Kathleen M. Gustafson, PhD
Research Associate Professor
Director, Neurophysiology Core
Use of sophisticated signal processing of electrophysiologic cardiac signals to understand fetal autonomic nervous system development (fetal imprinting) and infant visual development
Kathleen Gustafson was awarded a Ph.D. in Visual Electrophysiology in 1994 for describing abnormalities in retinal signal processing in human subjects with Duchenne muscular dystrophy and mouse models with dystrophin mutations. This work led to the co-discovery of a new dystrophin isoform found only in retina (Dp260). Later work demonstrated that Dp260 could replace full-length dystrophin in mouse muscle, leading to a longer lifespan.
Dr. Gustafson was the director of the Vision Science Laboratory at Children's Mercy Hospital and assistant professor of Rehabilitative Medicine, University of Missouri School of Medicine, for 19 years. She joined the University of Kansas Medical Center, Hoglund Brain Imaging Center in 2003. She is currently the director of the Neurophysiology Core. The Core offers cortical MEG, high-density EEG, fetal biomagnetometry and autonomic metrics to researchers interested in neurophysiologic measures. She is also responsible for research investigations related to vision science. As director of the Fetal Biomagnetometry Laboratory, Dr. Gustafson leads research investigations related to the developmental origins of health and disease.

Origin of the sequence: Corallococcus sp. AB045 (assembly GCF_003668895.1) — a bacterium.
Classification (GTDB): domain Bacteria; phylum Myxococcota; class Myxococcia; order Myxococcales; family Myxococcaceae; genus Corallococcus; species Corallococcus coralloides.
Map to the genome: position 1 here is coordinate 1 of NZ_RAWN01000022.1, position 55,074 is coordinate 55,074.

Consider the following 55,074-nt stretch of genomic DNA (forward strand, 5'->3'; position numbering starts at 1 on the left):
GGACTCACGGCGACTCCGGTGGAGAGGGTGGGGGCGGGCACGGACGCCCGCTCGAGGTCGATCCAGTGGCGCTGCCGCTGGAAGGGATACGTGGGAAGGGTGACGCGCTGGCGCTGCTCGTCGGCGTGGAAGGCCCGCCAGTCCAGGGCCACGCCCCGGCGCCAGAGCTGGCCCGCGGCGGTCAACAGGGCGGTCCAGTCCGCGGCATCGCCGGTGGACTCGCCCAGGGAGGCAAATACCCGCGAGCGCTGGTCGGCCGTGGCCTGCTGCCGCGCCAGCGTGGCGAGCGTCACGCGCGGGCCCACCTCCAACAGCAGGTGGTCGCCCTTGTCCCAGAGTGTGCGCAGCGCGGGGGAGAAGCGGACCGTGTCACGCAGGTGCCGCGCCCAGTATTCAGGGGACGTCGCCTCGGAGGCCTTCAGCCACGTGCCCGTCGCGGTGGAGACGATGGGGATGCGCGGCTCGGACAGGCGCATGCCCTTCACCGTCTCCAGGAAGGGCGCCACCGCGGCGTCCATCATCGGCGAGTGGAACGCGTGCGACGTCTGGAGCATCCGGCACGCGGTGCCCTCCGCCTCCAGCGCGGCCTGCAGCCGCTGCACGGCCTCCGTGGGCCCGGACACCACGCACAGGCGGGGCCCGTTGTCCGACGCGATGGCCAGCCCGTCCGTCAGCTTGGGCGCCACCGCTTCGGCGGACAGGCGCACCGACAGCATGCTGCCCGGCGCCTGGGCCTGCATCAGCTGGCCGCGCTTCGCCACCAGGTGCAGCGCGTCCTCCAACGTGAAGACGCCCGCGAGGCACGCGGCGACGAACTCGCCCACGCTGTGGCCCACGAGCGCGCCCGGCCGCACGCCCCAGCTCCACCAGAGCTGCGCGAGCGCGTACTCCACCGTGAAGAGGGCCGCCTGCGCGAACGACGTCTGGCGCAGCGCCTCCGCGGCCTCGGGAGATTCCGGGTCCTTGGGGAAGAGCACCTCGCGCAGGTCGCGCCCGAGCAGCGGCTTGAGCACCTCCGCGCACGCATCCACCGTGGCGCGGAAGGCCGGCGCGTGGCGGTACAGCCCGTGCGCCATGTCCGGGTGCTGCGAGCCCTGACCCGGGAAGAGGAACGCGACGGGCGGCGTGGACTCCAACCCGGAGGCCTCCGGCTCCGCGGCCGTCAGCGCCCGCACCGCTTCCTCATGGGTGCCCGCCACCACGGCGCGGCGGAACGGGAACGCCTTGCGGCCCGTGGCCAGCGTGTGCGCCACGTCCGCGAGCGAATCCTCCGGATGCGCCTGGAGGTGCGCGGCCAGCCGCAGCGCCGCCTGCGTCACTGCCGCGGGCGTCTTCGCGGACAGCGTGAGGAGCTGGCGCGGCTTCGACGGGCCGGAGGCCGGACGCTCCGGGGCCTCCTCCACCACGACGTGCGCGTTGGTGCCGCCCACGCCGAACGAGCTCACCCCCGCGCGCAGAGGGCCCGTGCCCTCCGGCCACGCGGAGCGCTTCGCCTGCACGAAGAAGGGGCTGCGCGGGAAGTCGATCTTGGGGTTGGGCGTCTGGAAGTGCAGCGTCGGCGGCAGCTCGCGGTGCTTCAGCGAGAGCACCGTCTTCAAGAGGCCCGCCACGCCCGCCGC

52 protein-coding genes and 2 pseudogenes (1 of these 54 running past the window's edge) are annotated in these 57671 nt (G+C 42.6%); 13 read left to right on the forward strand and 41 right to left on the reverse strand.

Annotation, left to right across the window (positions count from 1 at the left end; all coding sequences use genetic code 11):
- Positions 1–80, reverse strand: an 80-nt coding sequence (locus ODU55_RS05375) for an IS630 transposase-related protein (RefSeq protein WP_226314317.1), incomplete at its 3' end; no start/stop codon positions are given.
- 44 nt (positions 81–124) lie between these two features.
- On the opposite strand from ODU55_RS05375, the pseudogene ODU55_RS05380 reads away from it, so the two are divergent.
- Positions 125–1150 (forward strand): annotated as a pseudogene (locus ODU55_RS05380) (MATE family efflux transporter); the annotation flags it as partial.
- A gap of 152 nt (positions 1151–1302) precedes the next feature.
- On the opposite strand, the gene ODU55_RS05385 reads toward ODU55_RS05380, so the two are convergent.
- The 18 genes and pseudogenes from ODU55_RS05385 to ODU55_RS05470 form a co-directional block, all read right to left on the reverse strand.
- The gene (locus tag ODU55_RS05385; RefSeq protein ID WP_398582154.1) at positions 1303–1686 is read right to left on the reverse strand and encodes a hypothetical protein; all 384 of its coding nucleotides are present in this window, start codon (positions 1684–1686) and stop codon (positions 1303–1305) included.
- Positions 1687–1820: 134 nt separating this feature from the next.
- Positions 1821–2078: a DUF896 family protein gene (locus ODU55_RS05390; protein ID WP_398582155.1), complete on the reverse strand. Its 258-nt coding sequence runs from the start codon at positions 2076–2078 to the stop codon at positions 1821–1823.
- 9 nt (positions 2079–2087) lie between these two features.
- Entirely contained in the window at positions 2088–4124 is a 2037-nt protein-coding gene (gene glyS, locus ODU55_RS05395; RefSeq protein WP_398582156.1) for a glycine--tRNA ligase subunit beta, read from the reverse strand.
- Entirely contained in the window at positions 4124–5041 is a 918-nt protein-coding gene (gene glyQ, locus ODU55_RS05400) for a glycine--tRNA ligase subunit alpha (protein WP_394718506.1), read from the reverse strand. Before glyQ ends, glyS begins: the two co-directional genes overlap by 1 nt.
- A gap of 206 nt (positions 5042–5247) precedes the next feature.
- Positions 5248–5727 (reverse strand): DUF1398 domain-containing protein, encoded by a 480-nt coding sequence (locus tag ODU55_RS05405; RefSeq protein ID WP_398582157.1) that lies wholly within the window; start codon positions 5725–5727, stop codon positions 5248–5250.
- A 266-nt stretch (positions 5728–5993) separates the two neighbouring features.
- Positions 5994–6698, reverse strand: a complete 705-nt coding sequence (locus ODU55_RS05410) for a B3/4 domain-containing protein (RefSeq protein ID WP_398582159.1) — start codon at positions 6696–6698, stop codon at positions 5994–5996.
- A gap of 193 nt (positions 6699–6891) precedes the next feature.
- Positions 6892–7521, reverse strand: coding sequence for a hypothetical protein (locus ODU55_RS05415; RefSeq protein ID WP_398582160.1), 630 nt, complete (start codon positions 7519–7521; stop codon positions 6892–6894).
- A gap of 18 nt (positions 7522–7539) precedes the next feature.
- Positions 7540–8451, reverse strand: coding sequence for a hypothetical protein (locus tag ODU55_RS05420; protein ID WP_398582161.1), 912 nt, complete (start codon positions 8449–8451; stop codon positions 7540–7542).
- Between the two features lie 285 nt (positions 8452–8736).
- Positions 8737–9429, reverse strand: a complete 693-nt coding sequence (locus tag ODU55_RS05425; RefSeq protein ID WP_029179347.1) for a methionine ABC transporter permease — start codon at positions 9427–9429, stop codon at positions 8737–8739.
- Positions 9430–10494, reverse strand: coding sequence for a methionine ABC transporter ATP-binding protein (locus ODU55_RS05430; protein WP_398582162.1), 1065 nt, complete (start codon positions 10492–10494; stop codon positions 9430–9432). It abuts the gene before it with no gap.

Dr. Gustafson holds two patents for her contribution to the discovery of human retinal dystrophin and two patents for her involvement in a multi-center trial that showed the nutritional content of a new premature infant formula was essential for optimal infant visual development. She is a member of the Kansas Intellectual Development and Disabilities Research Center, the Institute for Neurological Disorders and the Institute of Reproductive Health and Regenerative Medicine. She has published 46 peer-reviewed journal articles, co-authored four book chapters and is currently the principal investigator of an NIH-funded clinical trial investigating the effects of DHA supplementation during pregnancy on maternal, fetal and infant outcomes.